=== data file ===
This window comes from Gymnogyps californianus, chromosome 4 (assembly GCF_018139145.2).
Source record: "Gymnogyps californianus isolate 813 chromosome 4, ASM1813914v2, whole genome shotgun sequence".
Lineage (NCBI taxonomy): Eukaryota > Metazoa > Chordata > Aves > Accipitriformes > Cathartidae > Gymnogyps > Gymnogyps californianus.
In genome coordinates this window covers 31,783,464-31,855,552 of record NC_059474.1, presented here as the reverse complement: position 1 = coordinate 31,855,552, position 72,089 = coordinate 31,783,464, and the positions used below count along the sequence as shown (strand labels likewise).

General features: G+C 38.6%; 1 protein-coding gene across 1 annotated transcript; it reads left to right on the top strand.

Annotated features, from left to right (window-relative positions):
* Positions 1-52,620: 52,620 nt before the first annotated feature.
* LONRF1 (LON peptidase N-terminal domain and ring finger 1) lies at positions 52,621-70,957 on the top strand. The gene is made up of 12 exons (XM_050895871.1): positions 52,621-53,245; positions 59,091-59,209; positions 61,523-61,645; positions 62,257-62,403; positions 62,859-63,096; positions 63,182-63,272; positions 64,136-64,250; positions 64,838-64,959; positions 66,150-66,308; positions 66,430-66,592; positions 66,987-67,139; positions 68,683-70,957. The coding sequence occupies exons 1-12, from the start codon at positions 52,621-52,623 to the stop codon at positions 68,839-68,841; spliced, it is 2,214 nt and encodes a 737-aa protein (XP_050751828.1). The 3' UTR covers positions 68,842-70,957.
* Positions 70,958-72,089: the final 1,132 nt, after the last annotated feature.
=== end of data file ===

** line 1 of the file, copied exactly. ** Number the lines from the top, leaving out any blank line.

This window comes from Gymnogyps californianus, chromosome 4 (assembly GCF_018139145.2).